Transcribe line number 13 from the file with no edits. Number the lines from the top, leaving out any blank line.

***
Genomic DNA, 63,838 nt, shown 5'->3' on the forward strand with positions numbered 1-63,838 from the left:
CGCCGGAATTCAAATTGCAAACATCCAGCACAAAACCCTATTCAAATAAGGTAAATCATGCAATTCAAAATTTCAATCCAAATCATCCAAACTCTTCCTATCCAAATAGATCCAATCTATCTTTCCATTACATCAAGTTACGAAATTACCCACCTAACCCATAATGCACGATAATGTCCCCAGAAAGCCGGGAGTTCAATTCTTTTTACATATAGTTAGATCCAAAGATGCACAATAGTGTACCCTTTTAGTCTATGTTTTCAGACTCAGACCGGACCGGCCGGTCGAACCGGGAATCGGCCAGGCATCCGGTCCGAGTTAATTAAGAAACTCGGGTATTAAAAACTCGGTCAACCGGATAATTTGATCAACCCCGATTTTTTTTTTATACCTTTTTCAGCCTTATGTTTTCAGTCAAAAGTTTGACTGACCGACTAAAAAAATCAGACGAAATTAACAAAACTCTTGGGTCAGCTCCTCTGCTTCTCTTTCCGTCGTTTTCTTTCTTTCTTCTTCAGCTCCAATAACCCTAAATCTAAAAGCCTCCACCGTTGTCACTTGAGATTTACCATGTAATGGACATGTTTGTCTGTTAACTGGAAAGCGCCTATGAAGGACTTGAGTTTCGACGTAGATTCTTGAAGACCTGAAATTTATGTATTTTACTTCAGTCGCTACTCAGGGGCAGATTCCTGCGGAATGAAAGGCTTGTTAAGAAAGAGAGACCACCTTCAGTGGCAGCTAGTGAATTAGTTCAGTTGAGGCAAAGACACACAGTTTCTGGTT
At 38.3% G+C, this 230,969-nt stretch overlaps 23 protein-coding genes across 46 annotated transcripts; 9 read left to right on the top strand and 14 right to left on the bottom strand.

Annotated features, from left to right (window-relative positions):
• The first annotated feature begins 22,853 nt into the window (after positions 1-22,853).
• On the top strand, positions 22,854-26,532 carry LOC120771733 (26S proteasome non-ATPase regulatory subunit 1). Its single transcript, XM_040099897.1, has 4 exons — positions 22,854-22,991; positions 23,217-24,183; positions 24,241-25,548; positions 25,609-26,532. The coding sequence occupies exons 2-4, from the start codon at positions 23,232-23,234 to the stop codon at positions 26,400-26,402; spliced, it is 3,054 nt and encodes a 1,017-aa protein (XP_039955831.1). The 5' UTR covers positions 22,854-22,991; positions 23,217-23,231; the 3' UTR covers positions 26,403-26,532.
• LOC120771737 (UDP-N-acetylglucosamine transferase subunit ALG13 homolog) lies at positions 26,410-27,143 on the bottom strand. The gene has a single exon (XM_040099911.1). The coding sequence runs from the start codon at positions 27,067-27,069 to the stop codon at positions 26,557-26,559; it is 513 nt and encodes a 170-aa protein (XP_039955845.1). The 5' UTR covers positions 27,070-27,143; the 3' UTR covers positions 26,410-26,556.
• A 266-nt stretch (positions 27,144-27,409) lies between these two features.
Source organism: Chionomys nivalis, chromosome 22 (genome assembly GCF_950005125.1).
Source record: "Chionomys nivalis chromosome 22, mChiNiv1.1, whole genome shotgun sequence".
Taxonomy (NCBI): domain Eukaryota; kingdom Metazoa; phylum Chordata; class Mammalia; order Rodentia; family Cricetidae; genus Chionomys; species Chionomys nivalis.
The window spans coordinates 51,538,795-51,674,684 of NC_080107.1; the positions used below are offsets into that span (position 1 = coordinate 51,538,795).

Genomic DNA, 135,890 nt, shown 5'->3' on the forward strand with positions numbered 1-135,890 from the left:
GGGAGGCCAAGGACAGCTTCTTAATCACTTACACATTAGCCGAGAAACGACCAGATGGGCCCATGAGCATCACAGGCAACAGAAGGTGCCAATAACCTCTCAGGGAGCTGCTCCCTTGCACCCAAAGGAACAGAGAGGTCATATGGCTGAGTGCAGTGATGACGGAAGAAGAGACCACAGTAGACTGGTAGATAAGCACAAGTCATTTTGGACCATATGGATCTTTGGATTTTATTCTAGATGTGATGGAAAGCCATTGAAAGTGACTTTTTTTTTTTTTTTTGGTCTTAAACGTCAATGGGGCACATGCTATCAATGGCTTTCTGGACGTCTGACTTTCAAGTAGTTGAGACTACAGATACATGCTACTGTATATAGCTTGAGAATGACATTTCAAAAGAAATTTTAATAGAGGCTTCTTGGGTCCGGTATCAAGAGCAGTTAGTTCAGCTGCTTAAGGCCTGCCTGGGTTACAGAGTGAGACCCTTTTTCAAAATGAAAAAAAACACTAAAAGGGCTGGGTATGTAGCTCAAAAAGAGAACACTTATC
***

Genomic DNA, 135,890 nt, shown 5'->3' on the forward strand with positions numbered 1-135,890 from the left: